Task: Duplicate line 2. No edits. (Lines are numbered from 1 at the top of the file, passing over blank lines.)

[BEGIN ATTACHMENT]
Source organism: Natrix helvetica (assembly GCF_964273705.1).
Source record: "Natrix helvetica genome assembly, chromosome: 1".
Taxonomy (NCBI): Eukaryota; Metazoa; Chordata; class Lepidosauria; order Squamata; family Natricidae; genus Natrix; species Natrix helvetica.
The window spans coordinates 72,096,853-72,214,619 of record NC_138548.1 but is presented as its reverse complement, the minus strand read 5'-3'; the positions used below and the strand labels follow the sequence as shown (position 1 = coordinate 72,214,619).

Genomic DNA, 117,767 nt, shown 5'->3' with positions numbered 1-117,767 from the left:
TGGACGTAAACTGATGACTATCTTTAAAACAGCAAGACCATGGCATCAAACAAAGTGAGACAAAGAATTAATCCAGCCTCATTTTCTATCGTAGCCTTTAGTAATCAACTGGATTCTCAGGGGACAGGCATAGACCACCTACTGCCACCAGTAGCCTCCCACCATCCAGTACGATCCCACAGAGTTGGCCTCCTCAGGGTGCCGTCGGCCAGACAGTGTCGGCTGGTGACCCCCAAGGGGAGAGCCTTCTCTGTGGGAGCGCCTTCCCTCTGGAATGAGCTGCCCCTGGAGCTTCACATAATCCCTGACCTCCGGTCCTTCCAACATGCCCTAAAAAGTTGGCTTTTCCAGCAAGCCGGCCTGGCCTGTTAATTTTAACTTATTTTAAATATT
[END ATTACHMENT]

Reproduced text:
Source record: "Natrix helvetica genome assembly, chromosome: 1".